Five New Species of Bats Discovered in West Africa
Posted on September 9, 2013
Scientists have discovered five new species of bats in West Africa. The international team of scientists included researchers from Czech University, Charles University and biologists from the University of York. Nycticeinops schlieffenii, pictured above, is one of the newly discovered bat species.
The scientists made seven expeditions to the Niokolo-Koba National Park in south-eastern Senegal. They found five species of bats that looked similar to other bat populations in Africa, but were genetically very different. The researchers studied 213 vespertilionid bats from Senegal and identified ten species, five of which were significantly genetically different from their nominate species. The five new species include: Pipistrellus hesperidus, Nycticeinops schlieffenii, Scotoecus hirundo, Neoromicia nana and Neoromicia somalica.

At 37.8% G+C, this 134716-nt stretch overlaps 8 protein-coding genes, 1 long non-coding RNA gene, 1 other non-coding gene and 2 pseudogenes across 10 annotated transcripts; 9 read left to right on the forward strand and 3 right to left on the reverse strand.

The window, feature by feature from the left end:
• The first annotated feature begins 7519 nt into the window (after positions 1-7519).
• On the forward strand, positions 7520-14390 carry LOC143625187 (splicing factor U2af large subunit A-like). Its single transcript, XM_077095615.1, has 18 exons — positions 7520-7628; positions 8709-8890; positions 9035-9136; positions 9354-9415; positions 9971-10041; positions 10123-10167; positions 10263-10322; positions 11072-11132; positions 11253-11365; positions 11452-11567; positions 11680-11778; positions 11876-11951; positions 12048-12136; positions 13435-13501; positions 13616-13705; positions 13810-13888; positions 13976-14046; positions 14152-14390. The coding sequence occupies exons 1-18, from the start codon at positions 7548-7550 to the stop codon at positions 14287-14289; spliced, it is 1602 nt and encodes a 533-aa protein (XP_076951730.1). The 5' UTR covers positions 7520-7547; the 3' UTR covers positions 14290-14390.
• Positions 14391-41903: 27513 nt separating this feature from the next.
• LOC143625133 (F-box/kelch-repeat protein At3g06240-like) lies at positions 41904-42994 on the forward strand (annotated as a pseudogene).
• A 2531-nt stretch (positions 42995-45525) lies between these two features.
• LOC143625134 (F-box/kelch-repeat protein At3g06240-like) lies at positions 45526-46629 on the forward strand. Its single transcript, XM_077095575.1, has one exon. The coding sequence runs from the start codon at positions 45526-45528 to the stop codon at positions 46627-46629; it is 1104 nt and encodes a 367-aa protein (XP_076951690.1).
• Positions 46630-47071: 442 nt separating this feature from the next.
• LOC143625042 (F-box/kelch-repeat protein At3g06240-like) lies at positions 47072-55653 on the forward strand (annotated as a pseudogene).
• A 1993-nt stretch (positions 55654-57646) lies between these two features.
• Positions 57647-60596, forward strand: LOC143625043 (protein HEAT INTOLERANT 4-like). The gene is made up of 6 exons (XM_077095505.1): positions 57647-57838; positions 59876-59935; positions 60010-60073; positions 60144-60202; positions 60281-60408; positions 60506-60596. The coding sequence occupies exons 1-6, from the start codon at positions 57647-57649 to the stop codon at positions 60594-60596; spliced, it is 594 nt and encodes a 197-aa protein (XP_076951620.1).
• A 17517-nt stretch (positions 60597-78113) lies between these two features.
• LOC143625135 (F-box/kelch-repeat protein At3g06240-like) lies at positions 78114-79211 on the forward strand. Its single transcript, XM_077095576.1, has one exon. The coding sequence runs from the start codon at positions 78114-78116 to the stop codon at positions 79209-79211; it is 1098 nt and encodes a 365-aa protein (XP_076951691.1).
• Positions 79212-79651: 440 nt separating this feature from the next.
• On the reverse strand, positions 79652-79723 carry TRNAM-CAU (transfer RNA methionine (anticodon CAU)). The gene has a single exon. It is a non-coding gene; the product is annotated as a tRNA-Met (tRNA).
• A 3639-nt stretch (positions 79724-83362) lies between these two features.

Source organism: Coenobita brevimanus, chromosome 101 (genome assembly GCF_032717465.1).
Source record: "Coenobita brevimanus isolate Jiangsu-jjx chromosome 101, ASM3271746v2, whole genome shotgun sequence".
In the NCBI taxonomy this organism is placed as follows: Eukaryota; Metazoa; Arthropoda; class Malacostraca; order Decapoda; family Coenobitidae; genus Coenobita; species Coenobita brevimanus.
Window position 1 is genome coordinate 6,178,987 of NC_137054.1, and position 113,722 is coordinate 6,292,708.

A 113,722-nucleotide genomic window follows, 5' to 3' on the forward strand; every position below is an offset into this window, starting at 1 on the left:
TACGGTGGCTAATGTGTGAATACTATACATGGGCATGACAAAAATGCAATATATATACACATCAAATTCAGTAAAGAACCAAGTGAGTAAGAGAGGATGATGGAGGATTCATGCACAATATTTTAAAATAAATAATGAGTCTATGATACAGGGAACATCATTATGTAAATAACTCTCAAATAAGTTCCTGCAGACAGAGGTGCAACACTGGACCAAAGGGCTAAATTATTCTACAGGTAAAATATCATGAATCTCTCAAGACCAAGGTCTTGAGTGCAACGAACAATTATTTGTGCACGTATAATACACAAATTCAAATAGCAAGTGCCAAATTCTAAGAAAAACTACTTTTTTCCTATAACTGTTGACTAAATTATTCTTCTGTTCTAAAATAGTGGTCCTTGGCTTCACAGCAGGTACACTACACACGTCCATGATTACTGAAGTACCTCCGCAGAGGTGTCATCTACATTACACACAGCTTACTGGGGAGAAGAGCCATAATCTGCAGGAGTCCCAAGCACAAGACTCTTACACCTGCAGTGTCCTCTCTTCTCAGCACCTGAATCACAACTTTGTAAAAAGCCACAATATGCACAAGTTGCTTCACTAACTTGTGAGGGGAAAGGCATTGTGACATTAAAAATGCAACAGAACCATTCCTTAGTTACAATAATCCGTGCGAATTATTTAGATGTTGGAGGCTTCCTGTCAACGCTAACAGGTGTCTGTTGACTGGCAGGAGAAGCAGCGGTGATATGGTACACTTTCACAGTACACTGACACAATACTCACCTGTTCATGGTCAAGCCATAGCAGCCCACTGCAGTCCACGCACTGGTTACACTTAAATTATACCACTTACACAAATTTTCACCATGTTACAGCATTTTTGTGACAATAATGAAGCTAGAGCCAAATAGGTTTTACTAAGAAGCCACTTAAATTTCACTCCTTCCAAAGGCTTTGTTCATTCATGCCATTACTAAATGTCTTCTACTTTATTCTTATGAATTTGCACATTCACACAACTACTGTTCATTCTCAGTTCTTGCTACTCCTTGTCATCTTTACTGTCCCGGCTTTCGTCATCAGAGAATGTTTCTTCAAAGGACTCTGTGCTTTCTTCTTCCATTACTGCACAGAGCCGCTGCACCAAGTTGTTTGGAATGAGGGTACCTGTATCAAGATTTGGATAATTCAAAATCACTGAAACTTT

Nancy Irwin, of the Department of Biology at York, says in a release, "The fact that these Senegalese bats are unrelated and are different to their cousins in other parts of Africa, suggests that West Africa may have been isolated in the past and formed a refugium, where populations gradually diverged and even acquired new chromosomal configurations. This exciting finding confirms that West Africa may represent an underestimated bio-geographic hotspot with many more species to discover."
The University of York says taxonomists are now working on formally describing the new species. The new research is published here in the journal, Frontiers in Zoology.
Photo: Brock Fenton/University of York
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